It may be the middle of winter, but there is suddenly real enthusiasm in Tower, and the prospect that the city may finally be on the cusp of real economic turnaround.
There has certainly been no shortage of twists and turns in the city’s slow advance towards the community’s goal of sustainable economic growth based on tourism and quality of life— but for the first time in years the city is working with qualified developers who are truly excited at the potential and possibilities.
As Iron Range Resources and Rehabilitation Board Commissioner Mark Phillips put it last year at the dedication of the new Lake Vermilion Cultural Center in Tower, if we make our communities places people want to live, the jobs will come.
One of the ways to really put Tower on the map, of course, is to build a community that stands out from the crowd. Tower has many advantages already, as the only city that can offer direct water access to Lake Vermilion, located at the hub of the region’s snowmobile trail system, and with the new Lake Vermilion State Park right on its doorstep.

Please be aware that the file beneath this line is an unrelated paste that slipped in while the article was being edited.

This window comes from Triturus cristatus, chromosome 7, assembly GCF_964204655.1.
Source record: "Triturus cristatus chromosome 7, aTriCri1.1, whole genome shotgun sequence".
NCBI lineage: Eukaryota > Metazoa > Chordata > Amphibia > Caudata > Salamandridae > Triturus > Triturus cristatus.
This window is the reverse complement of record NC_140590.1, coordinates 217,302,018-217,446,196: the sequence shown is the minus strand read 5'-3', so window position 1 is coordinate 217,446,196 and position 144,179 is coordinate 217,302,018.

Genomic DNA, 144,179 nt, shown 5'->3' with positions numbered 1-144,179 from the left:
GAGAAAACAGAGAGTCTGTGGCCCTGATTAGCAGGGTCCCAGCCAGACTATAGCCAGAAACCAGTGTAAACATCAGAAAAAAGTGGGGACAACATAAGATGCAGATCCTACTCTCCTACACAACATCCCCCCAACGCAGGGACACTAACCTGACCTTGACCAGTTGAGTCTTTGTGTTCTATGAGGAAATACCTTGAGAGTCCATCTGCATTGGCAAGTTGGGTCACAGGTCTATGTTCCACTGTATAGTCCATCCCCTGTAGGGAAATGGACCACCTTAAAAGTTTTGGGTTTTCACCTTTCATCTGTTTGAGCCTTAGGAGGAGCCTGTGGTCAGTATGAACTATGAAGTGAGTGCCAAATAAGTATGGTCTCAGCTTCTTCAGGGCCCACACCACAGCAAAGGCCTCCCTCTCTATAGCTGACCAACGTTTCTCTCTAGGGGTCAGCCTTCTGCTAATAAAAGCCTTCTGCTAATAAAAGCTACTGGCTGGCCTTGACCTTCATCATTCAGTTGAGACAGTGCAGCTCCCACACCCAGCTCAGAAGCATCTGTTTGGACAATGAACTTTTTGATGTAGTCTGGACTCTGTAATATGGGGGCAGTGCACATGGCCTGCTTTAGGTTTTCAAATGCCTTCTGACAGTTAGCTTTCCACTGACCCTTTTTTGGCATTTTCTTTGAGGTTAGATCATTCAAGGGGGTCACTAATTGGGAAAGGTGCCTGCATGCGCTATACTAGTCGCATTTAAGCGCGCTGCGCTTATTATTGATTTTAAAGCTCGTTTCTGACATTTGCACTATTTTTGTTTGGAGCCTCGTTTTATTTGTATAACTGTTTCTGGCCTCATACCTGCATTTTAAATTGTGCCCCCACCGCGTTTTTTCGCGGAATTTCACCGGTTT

But, as representatives of Nordic Business Development, Inc. see it, Tower could make a name for itself in other ways as well. While the company’s initial interest is focused on condominiums at the harbor, this impressive group has an even grander long-term vision. As NBDI CEO Orlyn Kringstad put it, with the right approach to a city-wide redevelopment effort, Tower could become a global model for sustainable development, incorporating energy-efficiency, smarter resource use, and renewable energy into new construction.
These are incredibly smart investments for a community whose Main Street is currently lined with old, inefficient buildings that cost business owners a small fortune each winter just to heat. More than one Tower business has shuttered its doors over the years, or been forced to move, due to high heating costs alone.
When you consider that most commercial buildings will serve any number of businesses over the decades, making smart investments up front will make small businesses more successful and profitable for years to come. That’s sound planning and it’s an issue that NBDI representatives are interested in working on.
Yet this vision can go well beyond smarter construction methods. By positioning the city as a progressive place that’s taking bold steps into the future, Tower will inevitably attract smart, forward-thinking people who want to be a part of such an exciting community. It’s about establishing a reputation that attracts people who will contribute to the community’s long-term success.
Obviously, Tower isn’t there yet. And given the twists and turns we’ve seen in recent years, there’s always room for caution. The good news, however, is that right now, there is also room for hope. And that’s always welcome in the depths of winter.